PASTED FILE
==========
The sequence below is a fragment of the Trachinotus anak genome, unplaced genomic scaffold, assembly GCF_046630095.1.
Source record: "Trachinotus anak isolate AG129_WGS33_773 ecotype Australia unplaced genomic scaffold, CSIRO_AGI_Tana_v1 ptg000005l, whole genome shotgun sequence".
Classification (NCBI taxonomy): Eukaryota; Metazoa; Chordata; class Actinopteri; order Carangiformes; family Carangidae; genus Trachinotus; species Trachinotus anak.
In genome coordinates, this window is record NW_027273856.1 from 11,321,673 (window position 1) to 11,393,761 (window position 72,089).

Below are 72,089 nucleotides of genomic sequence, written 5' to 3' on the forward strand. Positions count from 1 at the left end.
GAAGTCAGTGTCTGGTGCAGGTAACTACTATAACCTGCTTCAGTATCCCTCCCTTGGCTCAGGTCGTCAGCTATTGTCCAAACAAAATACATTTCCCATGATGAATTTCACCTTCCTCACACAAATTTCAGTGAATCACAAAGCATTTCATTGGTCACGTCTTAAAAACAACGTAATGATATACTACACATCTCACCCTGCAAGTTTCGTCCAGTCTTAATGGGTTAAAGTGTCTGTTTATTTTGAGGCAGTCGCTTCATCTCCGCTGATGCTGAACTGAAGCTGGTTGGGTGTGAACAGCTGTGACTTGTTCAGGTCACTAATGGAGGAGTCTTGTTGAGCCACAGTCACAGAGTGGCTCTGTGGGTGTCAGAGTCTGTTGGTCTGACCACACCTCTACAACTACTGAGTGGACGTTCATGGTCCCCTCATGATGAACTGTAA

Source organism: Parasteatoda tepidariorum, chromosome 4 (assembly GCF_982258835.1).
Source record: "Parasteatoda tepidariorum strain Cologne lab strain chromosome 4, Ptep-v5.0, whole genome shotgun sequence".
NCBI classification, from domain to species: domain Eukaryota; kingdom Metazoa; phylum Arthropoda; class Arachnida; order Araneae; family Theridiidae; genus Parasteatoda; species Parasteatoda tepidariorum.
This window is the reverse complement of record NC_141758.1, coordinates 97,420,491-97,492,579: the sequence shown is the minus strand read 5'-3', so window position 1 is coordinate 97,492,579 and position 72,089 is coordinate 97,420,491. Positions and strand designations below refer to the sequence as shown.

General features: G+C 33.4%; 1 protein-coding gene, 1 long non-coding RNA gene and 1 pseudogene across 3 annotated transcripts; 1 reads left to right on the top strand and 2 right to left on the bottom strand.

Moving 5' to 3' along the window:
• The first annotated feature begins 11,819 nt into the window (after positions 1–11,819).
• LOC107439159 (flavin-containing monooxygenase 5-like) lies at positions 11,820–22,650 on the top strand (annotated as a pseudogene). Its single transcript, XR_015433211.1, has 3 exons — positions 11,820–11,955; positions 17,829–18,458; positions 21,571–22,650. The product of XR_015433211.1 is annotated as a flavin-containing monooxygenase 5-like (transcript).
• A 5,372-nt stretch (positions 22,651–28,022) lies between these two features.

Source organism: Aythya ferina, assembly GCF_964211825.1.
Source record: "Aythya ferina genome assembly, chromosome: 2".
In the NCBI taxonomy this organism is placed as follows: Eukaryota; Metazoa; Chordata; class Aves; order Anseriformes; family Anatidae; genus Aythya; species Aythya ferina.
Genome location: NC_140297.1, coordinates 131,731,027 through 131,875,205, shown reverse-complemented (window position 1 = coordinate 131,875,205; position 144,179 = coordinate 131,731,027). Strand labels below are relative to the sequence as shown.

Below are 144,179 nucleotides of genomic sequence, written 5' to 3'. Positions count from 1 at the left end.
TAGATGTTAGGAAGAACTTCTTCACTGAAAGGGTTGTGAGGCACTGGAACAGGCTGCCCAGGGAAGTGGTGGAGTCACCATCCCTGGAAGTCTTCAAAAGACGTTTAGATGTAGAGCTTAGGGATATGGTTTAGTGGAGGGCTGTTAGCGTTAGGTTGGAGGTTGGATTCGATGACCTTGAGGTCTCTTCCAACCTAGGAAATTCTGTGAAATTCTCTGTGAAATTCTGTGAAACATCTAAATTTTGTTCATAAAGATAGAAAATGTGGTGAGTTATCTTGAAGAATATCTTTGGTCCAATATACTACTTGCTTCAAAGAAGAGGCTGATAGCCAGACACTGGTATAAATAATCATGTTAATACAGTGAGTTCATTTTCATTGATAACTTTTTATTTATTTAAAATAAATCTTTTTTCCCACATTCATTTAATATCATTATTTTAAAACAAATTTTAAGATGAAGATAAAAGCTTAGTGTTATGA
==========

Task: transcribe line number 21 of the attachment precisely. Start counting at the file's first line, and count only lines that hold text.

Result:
TAGATGTTAGGAAGAACTTCTTCACTGAAAGGGTTGTGAGGCACTGGAACAGGCTGCCCAGGGAAGTGGTGGAGTCACCATCCCTGGAAGTCTTCAAAAGACGTTTAGATGTAGAGCTTAGGGATATGGTTTAGTGGAGGGCTGTTAGCGTTAGGTTGGAGGTTGGATTCGATGACCTTGAGGTCTCTTCCAACCTAGGAAATTCTGTGAAATTCTCTGTGAAATTCTGTGAAACATCTAAATTTTGTTCATAAAGATAGAAAATGTGGTGAGTTATCTTGAAGAATATCTTTGGTCCAATATACTACTTGCTTCAAAGAAGAGGCTGATAGCCAGACACTGGTATAAATAATCATGTTAATACAGTGAGTTCATTTTCATTGATAACTTTTTATTTATTTAAAATAAATCTTTTTTCCCACATTCATTTAATATCATTATTTTAAAACAAATTTTAAGATGAAGATAAAAGCTTAGTGTTATGA